The CorshamRef site talks about how in the English FA, a yellow card is shown in cases where a ball crosses the goal line, but a defender deliberately handles the ball in a failed attempt to prevent the ball from crossing the line, after it crosses the line. This is done "because of a line in the FA 2 Tier Referees’ Instructor Training Syllabus, Basic Syllabus Part 1, Law 12 - Fouls and Misconduct," which specifically states that:

    You won't find an exact correlation in the FIFA LOTG.

    Let's make it more clear. A field player deliberately handles a backpass from his teammate in order to prevent the ball from going into his own goal. The ball deflects off his hand (while still in play) and into the net. Advantage is played, and the goal counted. FIFA lists two possible cautionable infractions for handling:

    This is repeated in slightly different form:

    Note the bolded text. The LOTG Interpretation does not attempt to list every possible cautionable offense. I think it would be difficult to argue that the example above fits the literal description of either case, although I think most referees would issue a caution in this case.


    The USSF lists the following cautionable offense in the ATR:

    Commits a tactical foul designed to interfere with or impede an opposing team’s attacking play (e.g., pushing an opponent, blatantly holding an opponent or an opponent's uniform, handling the ball deliberately)

    Note the use of the word "design". The foul does not actually have to interfere with or impede attacking play in order to be carded.


    I don't know who is talking about a "new" standard. And, no, not "to whatever they want to", but to whatever the referee sees an action that he believes blatantly disrespects the game.
     
  10. MassachusettsRef

    MassachusettsRef Moderator Staff Member

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    Color me surprised.

    Learn to read. I never said there was no promising attack. For the guy that picks apart everyone else's words and posts, you are slipping. I said:
    I made no value judgment on Stott's call. I didn't say what I would do. I simply stated what the thought process would be for a referee in this situation. Under the Laws and our instruction, there is a justification for a yellow and there is also reason not to give one. It comes down to a referee's opinion, and Stott was perfectly within his rights.

    I almost hate to say it, because I feel like I'm kowtowing to you, but I will say now that if that happened on my field, I would caution the player. But I also wouldn't fault a referee for only awarding the penalty. These sort of grey areas that rest with the prerogative of the referee just seem to be something you can't comprehend.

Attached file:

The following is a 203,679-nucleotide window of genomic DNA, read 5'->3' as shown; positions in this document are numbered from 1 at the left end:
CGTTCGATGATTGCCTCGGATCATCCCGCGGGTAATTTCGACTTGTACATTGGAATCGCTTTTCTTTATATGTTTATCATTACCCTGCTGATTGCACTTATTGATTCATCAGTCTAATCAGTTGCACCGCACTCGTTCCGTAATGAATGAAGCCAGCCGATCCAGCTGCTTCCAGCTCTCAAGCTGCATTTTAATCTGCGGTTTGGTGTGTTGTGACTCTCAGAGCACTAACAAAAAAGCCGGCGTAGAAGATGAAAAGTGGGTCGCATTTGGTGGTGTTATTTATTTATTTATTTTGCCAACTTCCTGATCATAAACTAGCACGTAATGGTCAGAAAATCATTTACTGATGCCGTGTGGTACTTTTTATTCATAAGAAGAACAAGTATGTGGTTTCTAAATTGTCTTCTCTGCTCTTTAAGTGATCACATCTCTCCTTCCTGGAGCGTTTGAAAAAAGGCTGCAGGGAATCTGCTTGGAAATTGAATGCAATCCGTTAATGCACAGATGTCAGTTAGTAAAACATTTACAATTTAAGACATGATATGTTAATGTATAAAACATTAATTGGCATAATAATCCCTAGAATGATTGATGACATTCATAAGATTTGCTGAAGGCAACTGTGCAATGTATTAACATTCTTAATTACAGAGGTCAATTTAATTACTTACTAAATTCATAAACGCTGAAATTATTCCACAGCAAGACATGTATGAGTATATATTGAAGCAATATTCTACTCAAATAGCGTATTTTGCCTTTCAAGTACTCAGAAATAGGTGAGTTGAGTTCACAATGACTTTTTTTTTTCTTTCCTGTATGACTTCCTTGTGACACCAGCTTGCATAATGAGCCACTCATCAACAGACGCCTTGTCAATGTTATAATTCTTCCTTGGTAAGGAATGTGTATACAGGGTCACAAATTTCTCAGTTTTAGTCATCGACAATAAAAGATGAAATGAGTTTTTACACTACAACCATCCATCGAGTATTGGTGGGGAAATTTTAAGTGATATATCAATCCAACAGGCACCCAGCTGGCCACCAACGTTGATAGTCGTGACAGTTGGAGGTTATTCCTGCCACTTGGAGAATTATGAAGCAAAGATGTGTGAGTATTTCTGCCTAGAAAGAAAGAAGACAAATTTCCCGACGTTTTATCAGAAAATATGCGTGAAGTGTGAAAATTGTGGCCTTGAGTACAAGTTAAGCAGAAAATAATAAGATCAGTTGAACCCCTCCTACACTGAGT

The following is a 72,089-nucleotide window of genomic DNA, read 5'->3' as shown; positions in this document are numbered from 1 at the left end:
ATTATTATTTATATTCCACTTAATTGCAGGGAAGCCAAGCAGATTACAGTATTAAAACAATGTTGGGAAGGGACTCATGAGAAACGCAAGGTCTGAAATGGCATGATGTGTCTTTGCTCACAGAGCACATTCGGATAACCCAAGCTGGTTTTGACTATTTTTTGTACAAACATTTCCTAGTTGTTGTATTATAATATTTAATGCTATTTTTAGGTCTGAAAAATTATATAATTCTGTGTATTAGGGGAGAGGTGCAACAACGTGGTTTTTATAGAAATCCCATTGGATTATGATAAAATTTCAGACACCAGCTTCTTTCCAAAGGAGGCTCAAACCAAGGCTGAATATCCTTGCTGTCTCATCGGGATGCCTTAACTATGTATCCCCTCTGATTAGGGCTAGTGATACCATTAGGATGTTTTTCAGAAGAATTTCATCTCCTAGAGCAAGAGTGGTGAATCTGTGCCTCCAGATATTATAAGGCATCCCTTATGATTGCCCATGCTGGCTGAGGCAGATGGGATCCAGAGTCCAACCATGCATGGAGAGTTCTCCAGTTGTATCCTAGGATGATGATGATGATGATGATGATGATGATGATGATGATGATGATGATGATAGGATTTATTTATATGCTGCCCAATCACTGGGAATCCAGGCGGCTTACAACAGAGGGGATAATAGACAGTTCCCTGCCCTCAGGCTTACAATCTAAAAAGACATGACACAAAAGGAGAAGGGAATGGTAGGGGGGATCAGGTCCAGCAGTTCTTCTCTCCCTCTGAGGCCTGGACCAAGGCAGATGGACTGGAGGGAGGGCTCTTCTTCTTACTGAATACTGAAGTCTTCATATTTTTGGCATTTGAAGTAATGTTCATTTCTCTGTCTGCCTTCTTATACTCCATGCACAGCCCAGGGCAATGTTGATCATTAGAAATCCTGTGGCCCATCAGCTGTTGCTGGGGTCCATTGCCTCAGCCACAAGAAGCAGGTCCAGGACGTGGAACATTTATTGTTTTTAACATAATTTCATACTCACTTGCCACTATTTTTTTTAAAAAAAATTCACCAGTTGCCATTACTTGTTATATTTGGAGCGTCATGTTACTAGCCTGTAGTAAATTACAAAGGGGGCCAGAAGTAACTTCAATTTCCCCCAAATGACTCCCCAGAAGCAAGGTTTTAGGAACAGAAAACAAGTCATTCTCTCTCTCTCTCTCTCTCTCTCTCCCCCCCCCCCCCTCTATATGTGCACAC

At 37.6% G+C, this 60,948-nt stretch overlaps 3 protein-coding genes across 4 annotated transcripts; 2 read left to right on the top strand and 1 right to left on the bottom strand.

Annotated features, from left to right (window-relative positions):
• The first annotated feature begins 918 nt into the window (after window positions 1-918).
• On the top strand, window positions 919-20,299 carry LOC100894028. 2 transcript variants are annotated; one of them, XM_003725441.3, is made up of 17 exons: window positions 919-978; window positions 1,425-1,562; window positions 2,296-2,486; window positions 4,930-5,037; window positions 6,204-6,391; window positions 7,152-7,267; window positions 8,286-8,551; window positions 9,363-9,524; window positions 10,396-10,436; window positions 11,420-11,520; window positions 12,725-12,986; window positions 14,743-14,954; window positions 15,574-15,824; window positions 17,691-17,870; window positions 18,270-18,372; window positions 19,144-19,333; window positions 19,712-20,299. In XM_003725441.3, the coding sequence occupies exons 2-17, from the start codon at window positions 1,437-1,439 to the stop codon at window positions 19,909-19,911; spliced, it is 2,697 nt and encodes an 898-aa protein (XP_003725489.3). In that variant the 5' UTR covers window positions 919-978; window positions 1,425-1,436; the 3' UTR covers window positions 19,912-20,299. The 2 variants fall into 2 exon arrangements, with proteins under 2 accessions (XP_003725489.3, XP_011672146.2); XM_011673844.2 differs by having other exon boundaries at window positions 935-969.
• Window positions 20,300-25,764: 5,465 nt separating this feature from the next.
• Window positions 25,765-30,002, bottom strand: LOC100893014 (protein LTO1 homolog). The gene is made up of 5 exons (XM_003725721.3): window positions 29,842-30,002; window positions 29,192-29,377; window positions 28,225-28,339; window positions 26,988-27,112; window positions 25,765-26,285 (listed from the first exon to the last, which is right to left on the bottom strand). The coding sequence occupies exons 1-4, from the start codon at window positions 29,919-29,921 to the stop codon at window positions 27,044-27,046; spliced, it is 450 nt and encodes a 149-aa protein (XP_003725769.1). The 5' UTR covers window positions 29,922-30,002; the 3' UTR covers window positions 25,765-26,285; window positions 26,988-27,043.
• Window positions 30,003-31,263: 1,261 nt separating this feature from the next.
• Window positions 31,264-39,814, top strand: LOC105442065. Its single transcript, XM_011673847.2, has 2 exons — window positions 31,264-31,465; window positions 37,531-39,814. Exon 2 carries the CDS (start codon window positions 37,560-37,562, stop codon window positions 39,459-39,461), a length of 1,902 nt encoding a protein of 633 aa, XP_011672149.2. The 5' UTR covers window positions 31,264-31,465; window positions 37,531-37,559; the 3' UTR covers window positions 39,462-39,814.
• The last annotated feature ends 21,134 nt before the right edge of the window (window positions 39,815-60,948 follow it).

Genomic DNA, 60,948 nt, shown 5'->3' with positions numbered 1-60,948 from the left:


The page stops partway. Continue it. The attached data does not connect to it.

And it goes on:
I'm sure you'll find a way (and 1000+ words) to quibble with the word "exact," but I will point out the additional instructions to the Laws state:

    "If the referee applies advantage during an obvious goal-scoring opportunity and a goal is scored directly, despite the opponent's handling or fouling an opponent, the player cannot be sent off but he may still be cautioned."

    In my eyes, that's an exact correlation (hell, forget correlation, it's the exact same instruction) as:

    But have fun wasting an hour or two of your time explaining why it isn't the same.

    With your posts, I typically find that impossible. The example you provide in this post seems to support my inclination. The only point you have that is worthwhile is the one about "design" which equates, essentially, with "attempt to." I would simply note that I never meant to imply that such handling (where the player thought he was stopping an attack but likely wasn't) didn't fall under the category I spoke of. To that end, I should have included "or attempts to" in my initial post. EDIT: actually, re-reading my own post, I think I did say that when I wrote:
     
  11. PVancouver

    PVancouver Member

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    Actually, we are getting close to the same opinion. I admit I overreacted to your earlier post without reading your entire statement.

    It sounded to me like you were reiterating your earlier comment from the other thread, which said:

    In that case, a defender at the six yard line jumped up and swatted a ball away, after the keeper had already been beaten. You argued that since the shot was not on goal and would not remain in play, the defender could not be red or yellow carded. But, discounting the possibility of temporary insanity, how could this be considered anything but a tactical foul designed to ensure that no goal is scored?

    In this case, you said:

    "The standard for yellow, as has been debated recently in another thread, is that the handling has to stop the opponent from having possession and/or stop an attacking opportunity."

    I assumed you would argue that there could be no yellow card in this case because the handball did not actually deny possession or an attacking opportunity. The statement above can easily be read that way and I wanted to make it clear that I disagree with that interpretation (as you are probably aware by now).

    You didn't argue that opinion in the text that followed and you deserve credit for that.
     
  12. MrRC

    MrRC Red Card

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    Nice to see an MLS referee issue a caution for the exact play that we were debating. :D
     
  13. MassachusettsRef

    MassachusettsRef Moderator Staff Member

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    Keep smiling there, pal. If you really think that I'd vociferously debate against a caution on another thread and then say Stott was well within his rights on an "exact play" to that of what we were discussing, well, enjoy the fantasyland you're living in. You and others were arguing for a caution for handling due to it being "blatant" and/or "disrespecting the game." I've said this caution falls completely under the stopping an attacking opportunity/denying possession (or attempting to) that is in the Laws.

    But the unnecessary (as the debate appeared over) accusation of total inconsistency/hypocrisy is duly noted.

    ***********